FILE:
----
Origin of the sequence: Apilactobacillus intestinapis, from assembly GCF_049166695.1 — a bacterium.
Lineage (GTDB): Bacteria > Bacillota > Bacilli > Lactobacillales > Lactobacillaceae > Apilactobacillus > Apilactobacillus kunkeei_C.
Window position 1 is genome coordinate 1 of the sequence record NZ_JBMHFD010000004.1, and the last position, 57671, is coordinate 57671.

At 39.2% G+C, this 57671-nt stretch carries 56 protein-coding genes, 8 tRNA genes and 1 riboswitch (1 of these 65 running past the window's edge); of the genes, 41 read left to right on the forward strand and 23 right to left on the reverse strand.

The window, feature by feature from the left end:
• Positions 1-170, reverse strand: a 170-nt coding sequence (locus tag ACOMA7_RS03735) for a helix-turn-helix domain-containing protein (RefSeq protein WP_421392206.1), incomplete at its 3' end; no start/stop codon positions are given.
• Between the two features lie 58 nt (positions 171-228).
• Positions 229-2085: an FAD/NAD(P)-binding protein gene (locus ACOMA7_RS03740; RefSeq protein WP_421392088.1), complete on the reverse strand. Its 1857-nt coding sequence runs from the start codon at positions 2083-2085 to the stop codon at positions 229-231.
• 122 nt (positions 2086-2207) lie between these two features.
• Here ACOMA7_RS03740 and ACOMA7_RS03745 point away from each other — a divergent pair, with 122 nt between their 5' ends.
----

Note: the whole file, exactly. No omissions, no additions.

Origin of the sequence: Apilactobacillus intestinapis, from assembly GCF_049166695.1 — a bacterium.
Lineage (GTDB): Bacteria > Bacillota > Bacilli > Lactobacillales > Lactobacillaceae > Apilactobacillus > Apilactobacillus kunkeei_C.
Window position 1 is genome coordinate 1 of the sequence record NZ_JBMHFD010000004.1, and the last position, 57671, is coordinate 57671.

At 39.2% G+C, this 57671-nt stretch carries 56 protein-coding genes, 8 tRNA genes and 1 riboswitch (1 of these 65 running past the window's edge); of the genes, 41 read left to right on the forward strand and 23 right to left on the reverse strand.

The window, feature by feature from the left end:
• Positions 1-170, reverse strand: a 170-nt coding sequence (locus tag ACOMA7_RS03735) for a helix-turn-helix domain-containing protein (RefSeq protein WP_421392206.1), incomplete at its 3' end; no start/stop codon positions are given.
• Between the two features lie 58 nt (positions 171-228).
• Positions 229-2085: an FAD/NAD(P)-binding protein gene (locus ACOMA7_RS03740; RefSeq protein WP_421392088.1), complete on the reverse strand. Its 1857-nt coding sequence runs from the start codon at positions 2083-2085 to the stop codon at positions 229-231.
• 122 nt (positions 2086-2207) lie between these two features.
• Here ACOMA7_RS03740 and ACOMA7_RS03745 point away from each other — a divergent pair, with 122 nt between their 5' ends.